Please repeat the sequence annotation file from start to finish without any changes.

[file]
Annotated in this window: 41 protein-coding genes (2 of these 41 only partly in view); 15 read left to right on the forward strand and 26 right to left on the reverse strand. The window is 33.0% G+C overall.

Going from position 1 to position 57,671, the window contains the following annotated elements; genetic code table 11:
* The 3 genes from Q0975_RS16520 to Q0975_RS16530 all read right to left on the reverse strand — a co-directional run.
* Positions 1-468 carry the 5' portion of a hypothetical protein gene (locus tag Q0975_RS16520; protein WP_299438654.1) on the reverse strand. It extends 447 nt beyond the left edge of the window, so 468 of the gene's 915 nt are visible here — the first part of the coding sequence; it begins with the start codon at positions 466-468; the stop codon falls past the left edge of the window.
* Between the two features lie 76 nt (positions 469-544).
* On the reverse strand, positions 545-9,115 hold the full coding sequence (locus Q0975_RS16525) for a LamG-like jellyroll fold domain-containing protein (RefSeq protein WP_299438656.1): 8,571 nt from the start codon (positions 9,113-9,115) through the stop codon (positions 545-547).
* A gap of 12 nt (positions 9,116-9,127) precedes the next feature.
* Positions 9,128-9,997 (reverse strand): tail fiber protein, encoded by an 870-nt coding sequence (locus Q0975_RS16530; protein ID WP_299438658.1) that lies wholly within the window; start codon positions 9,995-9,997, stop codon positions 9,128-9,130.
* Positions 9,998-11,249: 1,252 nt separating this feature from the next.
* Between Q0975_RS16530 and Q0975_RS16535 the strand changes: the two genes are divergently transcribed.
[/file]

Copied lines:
Annotated in this window: 41 protein-coding genes (2 of these 41 only partly in view); 15 read left to right on the forward strand and 26 right to left on the reverse strand. The window is 33.0% G+C overall.

Going from position 1 to position 57,671, the window contains the following annotated elements; genetic code table 11:
* The 3 genes from Q0975_RS16520 to Q0975_RS16530 all read right to left on the reverse strand — a co-directional run.
* Positions 1-468 carry the 5' portion of a hypothetical protein gene (locus tag Q0975_RS16520; protein WP_299438654.1) on the reverse strand. It extends 447 nt beyond the left edge of the window, so 468 of the gene's 915 nt are visible here — the first part of the coding sequence; it begins with the start codon at positions 466-468; the stop codon falls past the left edge of the window.
* Between the two features lie 76 nt (positions 469-544).
* On the reverse strand, positions 545-9,115 hold the full coding sequence (locus Q0975_RS16525) for a LamG-like jellyroll fold domain-containing protein (RefSeq protein WP_299438656.1): 8,571 nt from the start codon (positions 9,113-9,115) through the stop codon (positions 545-547).
* A gap of 12 nt (positions 9,116-9,127) precedes the next feature.
* Positions 9,128-9,997 (reverse strand): tail fiber protein, encoded by an 870-nt coding sequence (locus Q0975_RS16530; protein ID WP_299438658.1) that lies wholly within the window; start codon positions 9,995-9,997, stop codon positions 9,128-9,130.
* Positions 9,998-11,249: 1,252 nt separating this feature from the next.
* Between Q0975_RS16530 and Q0975_RS16535 the strand changes: the two genes are divergently transcribed.